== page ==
I guess this is also a matter of personal coding style. Normally I like to edit code in C++ and do a quick compile to see everything’s still correct as far as the compiler is concerned, do another change, compile, etc and only do a longer run of the code (say of a few minutes) when I’m relatively certain it will do something sensible.

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Hello Adam! Just so you’re aware, there is an “HPC Community Call” that we have about once a month, where we talk about some of these pain points and how we’re going to improve them, specifically in the context of HPC and clusters. If you’re interested in joining, I suggest joining the #hpc channel on the JuliaLang slack and we’ll get you hooked up with a calendar invite.

As for the points you mentioned:

  1. should be greatly improved with 1.6; I would expect to see a few seconds shaved off of whatever timing you were getting in 1.5.

  2. As everyone here has attested, this will come with time, and is both a blessing and a curse, for those that have strong opinions about how software should be written. :wink:

  3. This is something we’re actively working on in the #hpc channel, but MPI and such is difficult to get working while maintaining the portability and compatibility guarantees that we like to have in the Julia world. I’m confident we’ll get there eventually, but it might take a little while. If you’re interested in this kind of stuff, I highly encourage you to get involved! :smiley:

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I agree with @paulmelis. I like complied languages. Once my program fully compiles it has a shot of at working. With Julia I have to ensure that I test each and every path to make sure I didn’t mistype a function or provided incorrect arguments or reference a variable that doesn’t exist. Sometimes getting to those paths (if I don’t write test cases for EVERYTHING) is tricky and time consuming.

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Interesting, I also did that with Fortran, but I don’t remember it with any pleasure, on the contrary. When a minimal “working” chunck of code compiled was a moment of relief followed by the sentiment of “well, I have finally something to start searching for the bugs”. With Julia I can test much smaller sets of code. I don’t see the compilation solving the problem of the code running on every path, except for the most simple errors.

(Everyone should look carefully to Revise! It changes completely the development workflow, and, even with the struct definition limitation, with advantages relative to complied languages, I think)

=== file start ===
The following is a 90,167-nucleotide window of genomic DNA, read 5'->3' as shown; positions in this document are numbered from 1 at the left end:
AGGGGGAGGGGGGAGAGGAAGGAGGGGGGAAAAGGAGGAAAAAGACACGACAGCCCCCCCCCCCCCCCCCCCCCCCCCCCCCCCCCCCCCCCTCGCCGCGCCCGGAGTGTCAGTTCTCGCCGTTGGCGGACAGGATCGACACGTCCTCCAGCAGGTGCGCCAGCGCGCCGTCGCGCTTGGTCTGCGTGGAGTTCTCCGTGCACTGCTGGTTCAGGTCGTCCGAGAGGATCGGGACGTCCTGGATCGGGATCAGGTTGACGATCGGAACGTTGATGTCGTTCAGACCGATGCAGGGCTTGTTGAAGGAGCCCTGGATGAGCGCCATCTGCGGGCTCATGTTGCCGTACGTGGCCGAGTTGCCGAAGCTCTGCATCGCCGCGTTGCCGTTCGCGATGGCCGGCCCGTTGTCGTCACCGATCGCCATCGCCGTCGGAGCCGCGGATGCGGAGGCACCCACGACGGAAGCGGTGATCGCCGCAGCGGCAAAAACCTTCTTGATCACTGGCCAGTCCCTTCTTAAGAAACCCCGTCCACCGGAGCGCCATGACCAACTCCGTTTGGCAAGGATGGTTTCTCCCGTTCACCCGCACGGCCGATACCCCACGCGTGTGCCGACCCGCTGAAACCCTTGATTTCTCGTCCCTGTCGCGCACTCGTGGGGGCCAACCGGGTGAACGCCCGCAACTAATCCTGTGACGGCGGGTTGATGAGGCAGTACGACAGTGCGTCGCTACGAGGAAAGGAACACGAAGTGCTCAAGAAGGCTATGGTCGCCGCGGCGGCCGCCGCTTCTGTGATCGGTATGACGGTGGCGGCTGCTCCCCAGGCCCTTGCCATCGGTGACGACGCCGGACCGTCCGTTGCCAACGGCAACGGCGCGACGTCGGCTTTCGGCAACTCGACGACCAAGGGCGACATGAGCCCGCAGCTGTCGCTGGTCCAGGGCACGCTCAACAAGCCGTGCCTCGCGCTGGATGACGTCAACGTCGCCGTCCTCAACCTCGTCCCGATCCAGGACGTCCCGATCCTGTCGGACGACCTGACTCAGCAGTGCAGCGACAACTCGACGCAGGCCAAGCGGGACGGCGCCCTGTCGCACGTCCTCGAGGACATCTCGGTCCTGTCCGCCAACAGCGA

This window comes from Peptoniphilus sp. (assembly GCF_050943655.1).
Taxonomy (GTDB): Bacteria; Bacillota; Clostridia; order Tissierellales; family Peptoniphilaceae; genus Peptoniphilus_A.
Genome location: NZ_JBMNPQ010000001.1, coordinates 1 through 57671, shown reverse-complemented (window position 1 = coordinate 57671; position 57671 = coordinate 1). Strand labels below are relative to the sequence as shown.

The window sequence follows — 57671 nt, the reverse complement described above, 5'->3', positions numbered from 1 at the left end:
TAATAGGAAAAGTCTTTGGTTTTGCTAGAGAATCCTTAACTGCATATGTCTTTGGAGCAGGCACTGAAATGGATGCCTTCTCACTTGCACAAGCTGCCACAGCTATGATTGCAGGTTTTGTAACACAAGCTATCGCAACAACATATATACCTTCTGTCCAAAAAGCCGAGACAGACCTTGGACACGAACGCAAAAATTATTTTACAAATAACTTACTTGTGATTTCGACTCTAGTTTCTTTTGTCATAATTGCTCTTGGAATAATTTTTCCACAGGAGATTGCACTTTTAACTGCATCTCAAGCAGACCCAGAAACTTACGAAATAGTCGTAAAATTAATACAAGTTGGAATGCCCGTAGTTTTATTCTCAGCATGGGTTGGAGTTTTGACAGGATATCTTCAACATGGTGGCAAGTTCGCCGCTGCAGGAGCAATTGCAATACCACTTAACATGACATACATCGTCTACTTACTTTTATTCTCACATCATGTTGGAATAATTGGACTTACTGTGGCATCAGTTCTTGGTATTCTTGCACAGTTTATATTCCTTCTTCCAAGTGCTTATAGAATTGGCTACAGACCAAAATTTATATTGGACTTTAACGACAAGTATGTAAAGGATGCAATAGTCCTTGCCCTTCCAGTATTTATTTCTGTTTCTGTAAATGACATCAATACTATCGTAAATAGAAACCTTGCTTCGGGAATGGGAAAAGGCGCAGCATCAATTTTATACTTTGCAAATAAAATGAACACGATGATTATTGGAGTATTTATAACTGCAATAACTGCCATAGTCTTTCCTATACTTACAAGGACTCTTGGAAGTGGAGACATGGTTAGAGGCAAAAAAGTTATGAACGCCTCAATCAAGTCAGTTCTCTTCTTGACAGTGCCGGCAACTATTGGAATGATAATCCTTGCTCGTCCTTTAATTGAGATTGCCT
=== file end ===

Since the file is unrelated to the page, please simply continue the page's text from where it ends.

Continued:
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Funny how you have the exact opposite feeling than me when a piece of code successfully compiles :slight_smile: For me it tells me the code is correct at least on the language syntax and semantics level, which is the stepping-stone for getting it to do what it should do (i.e. correctness). Without that check I have to deal with two levels of uncertainty and possible errors (1. syntax+semantics, 2. correctness).

I’d be interested to know more on your approach for this. I haven’t found a good way to do unit testing of a Julia package yet, for doing fine-grained testing of part of a package without loading up the whole package (as the latter causes longer compile times when you might want to run only a specific test).

It seems the idiomatic file organization for a package is to have one file named after the package which contains a module ... end with include()s in the module scope for most of the code. With Python a separate module (file) always declares its dependencies, making it easy to test one module/file separately. But with a Julia file that’s included as part of a package how should I approach the same granularity in testing? I’d like to avoid loading (and thus have compile) the full package in order to test only a small subset, as that would be a disadvantage in terms of quick development iterations as I mentioned above.

Running unit tests in a statically-typed language like C++ is mostly for having runtime coverage of the code, as the static compilation done before you can even run the code will take care of catching all issues related to static typing. For the latter, unit tests (i.e. running code) cannot provide any benefit anyway, as the code either compiles and can be run or doesn’t compile (e.g. type error somewhere) and so cannot run. Issues relating to dynamic typing, like not checking the result of a dynamic_cast<>, can, of course, be caught with unit tests.

Yeah, I really should start to experiment with it.